Ottawa’s task force to legalize marijuana leaves out dispensary advocates

The federal government has named nine individuals who will guide the country’s process to legalize recreational marijuana. Names familiar to

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The federal government has named nine individuals who will guide the country’s process to legalize recreational marijuana.

Names familiar to Vancouver include Dr. Perry Kendall, who is B.C.’s senior public health official; Susan Boyd, a professor at the University of Victoria who played a role in shaping B.C. polices on harm reduction; and George Chow, a former Vancouver city councillor who was once a vocal opponent of Vancouver’s first supervised-injection site.

The panel will be chaired by Anne McLellan, a former Alberta MP who was instrumental in seeing marijuana activist Marc Emery extradited to the United States where he subsequently spent more than four years in prison for selling seeds.

Dr. Mark Ware will serve as task force vice chair. He’s the executive director of the Consortium for the Investigation of Cannabinoids, a nonprofit research group that focuses on marijuana’s therapeutic applications, and an associate professor of family medicine at McGill University.

The remaining task force members are Marlene Jesso, a police officer who has focused on the enforcement of drug laws; Rafik Souccar, a former RCMP officer who similarly concentrated on drug enforcement and organized crime; Barbara von Tigerstrom, a lawyer with experience in the regulation of pharmaceuticals as well as alcohol and tobacco; and Catherine Zahn, president and CEO of the Centre for Addiction and Mental Health.

Noticeably absent from the list of names is anyone from B.C.’s dispensary industry. For example, Dieter MacPherson, president of the Canadian Association of Medicinal Cannabis Dispensaries, and Jamie Shaw, who previously held that position.

The task force also lacks representation from activists who have pushed for legalization over the course of the last three decades. Jodie Emery, owner of Cannabis Culture and perhaps the country’s best-known advocate for marijuana reform, made a formal request for a seat that went unanswered. Dana Larsen, who led an unsuccessful attempt to see B.C. decriminalize marijuana via a referendum, was also skipped over. Two B.C. lawyers who have represented clients in some of the country’s highest-profile cases concerning marijuana, Kirk Tousaw and John Conroy, were also left off the panel.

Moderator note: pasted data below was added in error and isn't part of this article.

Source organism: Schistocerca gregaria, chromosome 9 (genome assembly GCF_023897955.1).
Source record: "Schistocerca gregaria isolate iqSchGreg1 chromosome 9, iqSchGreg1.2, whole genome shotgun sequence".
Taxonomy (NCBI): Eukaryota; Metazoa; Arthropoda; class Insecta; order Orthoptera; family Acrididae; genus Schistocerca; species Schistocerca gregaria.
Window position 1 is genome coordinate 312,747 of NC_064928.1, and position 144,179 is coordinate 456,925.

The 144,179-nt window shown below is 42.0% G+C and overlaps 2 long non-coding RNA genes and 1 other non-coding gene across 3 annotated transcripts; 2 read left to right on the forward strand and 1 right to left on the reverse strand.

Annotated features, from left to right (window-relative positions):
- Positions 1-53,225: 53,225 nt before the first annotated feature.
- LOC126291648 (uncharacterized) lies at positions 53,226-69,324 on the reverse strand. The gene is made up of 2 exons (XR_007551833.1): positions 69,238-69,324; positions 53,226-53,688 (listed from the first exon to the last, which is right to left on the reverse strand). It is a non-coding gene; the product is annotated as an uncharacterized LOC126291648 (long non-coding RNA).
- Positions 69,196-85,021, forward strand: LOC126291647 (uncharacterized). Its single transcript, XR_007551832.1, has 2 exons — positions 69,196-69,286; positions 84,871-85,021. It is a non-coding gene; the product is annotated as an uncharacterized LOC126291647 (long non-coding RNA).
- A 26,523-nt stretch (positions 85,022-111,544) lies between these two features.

Representatives with ties to federally licensed producers of medical marijuana were also left out. For example, Mike Harcourt, who served as B.C. premier from 1991 to 1996 and who now advises True Leaf Medicine Inc., and Kash Heed, a former B.C. MLA and one-time commanding officer of the Vancouver police drug squad who has since gone to work as a consultant for legal grow operations. There’s also nobody on the task force from Canada’s pharmaceutical industry or from the beer and liquor lobby.

Speaking at a press conference in Ottawa this morning (June 30), Justice Minister Jody Wilson-Raybould emphasized that until legislation that legalizes marijuana is passed into law, Canada’s current regulatory regime that criminalizes marijuana remains in effect.

“It will rebalance legal treatment of marijuana to keep pace with the changes in our society while protecting public health and safety,” said the MP for Vancouver Granville. “It is important for Canadians to remember, however, that while this process unfolds, the current criminal laws on marijuana remain in force. Production and possession of marijuana are illegal unless it has been authorized for medical purposes. The Government of Canada supports efforts by federal, provincial, and municipal law enforcement to enforce these laws.”

Wilson-Raybould said that the task force’s membership was selected in consultation with the country’s minister of health and minister of public safety, with her parliamentary secretary and former Toronto chief of police Bill Blair, and representatives from the provinces and territories.

“This is the first step in the process that will result in the new legislation,” she said. “Our legislation will be informed by the views of Canadians, our provincial and territorial partners, experts in public health, and law enforcement.”

Today the government also published a discussion paper about marijuana legalization and regulation. Members of the public can provide input via an online form beginning today and until August 29, 2016.

The task force is scheduled to present its final report in November 2016. Legislation is expected to be tabled in the spring of 2017.

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